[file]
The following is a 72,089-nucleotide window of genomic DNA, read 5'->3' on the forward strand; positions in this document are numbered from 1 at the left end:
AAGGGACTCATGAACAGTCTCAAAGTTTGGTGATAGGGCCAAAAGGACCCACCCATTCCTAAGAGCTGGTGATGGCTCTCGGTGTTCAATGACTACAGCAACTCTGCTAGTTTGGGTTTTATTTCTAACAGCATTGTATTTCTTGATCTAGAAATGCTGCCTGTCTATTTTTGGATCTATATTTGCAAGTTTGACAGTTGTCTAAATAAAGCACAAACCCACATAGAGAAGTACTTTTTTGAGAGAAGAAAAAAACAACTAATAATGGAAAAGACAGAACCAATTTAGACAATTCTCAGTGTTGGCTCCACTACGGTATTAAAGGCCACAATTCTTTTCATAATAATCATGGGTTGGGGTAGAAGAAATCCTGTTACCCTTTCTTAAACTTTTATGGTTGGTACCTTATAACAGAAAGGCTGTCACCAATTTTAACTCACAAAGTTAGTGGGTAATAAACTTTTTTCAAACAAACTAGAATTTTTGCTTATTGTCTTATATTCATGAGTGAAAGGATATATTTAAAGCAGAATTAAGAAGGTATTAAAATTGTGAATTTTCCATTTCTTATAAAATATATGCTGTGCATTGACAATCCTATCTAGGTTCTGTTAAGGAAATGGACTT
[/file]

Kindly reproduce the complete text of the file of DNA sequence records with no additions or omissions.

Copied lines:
The following is a 72,089-nucleotide window of genomic DNA, read 5'->3' on the forward strand; positions in this document are numbered from 1 at the left end:
AAGGGACTCATGAACAGTCTCAAAGTTTGGTGATAGGGCCAAAAGGACCCACCCATTCCTAAGAGCTGGTGATGGCTCTCGGTGTTCAATGACTACAGCAACTCTGCTAGTTTGGGTTTTATTTCTAACAGCATTGTATTTCTTGATCTAGAAATGCTGCCTGTCTATTTTTGGATCTATATTTGCAAGTTTGACAGTTGTCTAAATAAAGCACAAACCCACATAGAGAAGTACTTTTTTGAGAGAAGAAAAAAACAACTAATAATGGAAAAGACAGAACCAATTTAGACAATTCTCAGTGTTGGCTCCACTACGGTATTAAAGGCCACAATTCTTTTCATAATAATCATGGGTTGGGGTAGAAGAAATCCTGTTACCCTTTCTTAAACTTTTATGGTTGGTACCTTATAACAGAAAGGCTGTCACCAATTTTAACTCACAAAGTTAGTGGGTAATAAACTTTTTTCAAACAAACTAGAATTTTTGCTTATTGTCTTATATTCATGAGTGAAAGGATATATTTAAAGCAGAATTAAGAAGGTATTAAAATTGTGAATTTTCCATTTCTTATAAAATATATGCTGTGCATTGACAATCCTATCTAGGTTCTGTTAAGGAAATGGACTT